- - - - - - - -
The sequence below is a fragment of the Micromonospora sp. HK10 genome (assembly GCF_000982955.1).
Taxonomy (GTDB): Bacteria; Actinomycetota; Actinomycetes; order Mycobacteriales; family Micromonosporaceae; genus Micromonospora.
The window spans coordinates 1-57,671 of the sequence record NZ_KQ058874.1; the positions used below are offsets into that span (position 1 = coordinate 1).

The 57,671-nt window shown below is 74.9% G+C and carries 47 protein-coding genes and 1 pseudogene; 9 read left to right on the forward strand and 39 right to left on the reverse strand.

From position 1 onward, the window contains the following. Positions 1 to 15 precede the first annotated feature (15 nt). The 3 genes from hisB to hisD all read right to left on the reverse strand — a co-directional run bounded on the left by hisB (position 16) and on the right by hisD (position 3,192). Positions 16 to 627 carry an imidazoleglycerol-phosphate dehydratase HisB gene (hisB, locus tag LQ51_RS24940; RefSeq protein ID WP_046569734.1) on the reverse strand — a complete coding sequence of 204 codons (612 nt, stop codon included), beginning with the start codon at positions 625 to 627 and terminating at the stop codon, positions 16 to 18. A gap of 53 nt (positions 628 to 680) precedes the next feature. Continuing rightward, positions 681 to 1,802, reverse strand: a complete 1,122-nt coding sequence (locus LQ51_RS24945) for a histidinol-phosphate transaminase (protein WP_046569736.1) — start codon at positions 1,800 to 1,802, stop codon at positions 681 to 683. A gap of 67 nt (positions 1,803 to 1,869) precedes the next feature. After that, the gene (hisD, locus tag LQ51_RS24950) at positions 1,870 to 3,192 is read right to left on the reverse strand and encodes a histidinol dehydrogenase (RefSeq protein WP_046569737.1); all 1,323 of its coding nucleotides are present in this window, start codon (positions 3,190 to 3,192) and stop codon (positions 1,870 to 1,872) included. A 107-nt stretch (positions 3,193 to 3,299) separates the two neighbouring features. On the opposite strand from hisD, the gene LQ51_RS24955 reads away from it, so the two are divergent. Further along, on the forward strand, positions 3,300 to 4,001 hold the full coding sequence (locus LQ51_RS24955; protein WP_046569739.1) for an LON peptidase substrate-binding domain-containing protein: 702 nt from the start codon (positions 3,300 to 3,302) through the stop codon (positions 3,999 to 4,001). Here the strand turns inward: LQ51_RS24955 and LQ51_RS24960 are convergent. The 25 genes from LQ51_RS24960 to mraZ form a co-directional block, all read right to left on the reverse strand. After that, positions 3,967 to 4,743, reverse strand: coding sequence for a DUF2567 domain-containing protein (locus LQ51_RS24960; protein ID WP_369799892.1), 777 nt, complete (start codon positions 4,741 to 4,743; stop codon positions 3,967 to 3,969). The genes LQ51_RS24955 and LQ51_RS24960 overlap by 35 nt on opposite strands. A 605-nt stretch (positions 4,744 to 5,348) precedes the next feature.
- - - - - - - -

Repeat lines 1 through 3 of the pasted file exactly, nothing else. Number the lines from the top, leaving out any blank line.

The sequence below is a fragment of the Micromonospora sp. HK10 genome (assembly GCF_000982955.1).
Taxonomy (GTDB): Bacteria; Actinomycetota; Actinomycetes; order Mycobacteriales; family Micromonosporaceae; genus Micromonospora.
The window spans coordinates 1-57,671 of the sequence record NZ_KQ058874.1; the positions used below are offsets into that span (position 1 = coordinate 1).